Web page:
Cy Twombly (b. 1928)
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Cy Twombly (b. 1928)

Untitled (Rome)

Cy Twombly (b. 1928)
Untitled (Rome)
signed, inscribed and dated 'Cy Twombly, Roma 1960' (upper left)
oil, wax crayon and lead pencil on canvas
19¾ x 23½in. (50.2 x 59.7cm.)
Painted in Rome in 1960
Galleria la Tartaruga, Rome.
Collection Leonardo Sinisgalli.
Galleria Marino, Rome.
Private Collection, U.S.A.
Anon. sale, Sotheby's New York, 1 November 1994, lot 24.
Acquired at the above sale by the present owner.
H. Bastian (ed.), Cy Twombly: Catalogue Raisonné of the Paintings, 1948-1960, vol. I, Mosel 1992, no. 182 (illustrated in colour, p. 273).
Rome, Galleria Marino, Proposta I, 1975, no. 26 (illustrated on the folder).
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Lot Essay

Untitled (Rome) was executed in 1960, a vintage year in the artist's career when he had moved into grand lodgings in Rome with his new family. A searing clarity filled many of his works from this period. This is evident in the cleansing brightness that absorbs Untitled (Rome), with much of its background left undecorated, in reserve, filling the work with light. These areas of reserve also allow the composition to breathe, and make the main area of the picture all the more striking by its contrast with the empty space.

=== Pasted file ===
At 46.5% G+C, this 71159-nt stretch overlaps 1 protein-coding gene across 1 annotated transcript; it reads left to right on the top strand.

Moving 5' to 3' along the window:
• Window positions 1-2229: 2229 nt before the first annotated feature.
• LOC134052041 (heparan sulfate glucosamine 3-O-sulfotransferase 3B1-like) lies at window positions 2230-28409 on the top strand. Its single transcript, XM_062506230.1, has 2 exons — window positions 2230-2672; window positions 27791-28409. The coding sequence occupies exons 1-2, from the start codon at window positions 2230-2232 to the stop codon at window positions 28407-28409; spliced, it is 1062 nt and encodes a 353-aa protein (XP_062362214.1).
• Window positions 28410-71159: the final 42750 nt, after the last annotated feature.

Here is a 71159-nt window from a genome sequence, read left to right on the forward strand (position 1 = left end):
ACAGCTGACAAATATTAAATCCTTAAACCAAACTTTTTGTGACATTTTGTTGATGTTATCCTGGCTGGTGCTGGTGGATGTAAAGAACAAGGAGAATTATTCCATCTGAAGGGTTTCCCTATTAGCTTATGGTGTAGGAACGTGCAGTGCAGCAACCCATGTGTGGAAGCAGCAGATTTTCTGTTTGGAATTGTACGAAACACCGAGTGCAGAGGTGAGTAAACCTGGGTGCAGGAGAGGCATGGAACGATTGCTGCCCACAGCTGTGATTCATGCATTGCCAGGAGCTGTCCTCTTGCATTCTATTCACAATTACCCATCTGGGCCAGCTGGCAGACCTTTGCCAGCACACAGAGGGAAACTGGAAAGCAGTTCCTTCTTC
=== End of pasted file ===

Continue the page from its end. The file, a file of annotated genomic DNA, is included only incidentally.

Twombly's art hovers on the brink of figuration, yet remains elusive, just beyond the grasp of our comprehension. However, the lines themselves are expressive of the artist's actions and presence, each mark tracing Twombly's actions and feelings during the process of execution: 'Each line now is the actual experience with its own innate history. It does not illustrate - it is the sensation of its own realization. The imagery is one of the private or separate indulgencies rather than an abstract totality of visual perception' (Twombly, quoted in K. Varnedoe (ed.), Cy Twombly: A Retrospective, exh. cat., New York 1994, p. 27). In this way, Twombly has not represented the world around him, but has instead allowed it to drive him, to guide his movements before the canvas. As well as a record of his own sensations, though, Untitled (Rome) is visual proof of the artist's life, and therefore serves as a wider existential affirmation for the viewer too, while the scrawled numbers at the bottom imply a world of reason and measurement, as though life itself is quantifiable, that is strangely at odds with the frantic lines of the image. These lines, which deliberately echo the ancient graffiti on Roman walls, fill the work with a peculiar atmosphere - Untitled (Rome) is timeless, and yet its gestural style is deeply modern.


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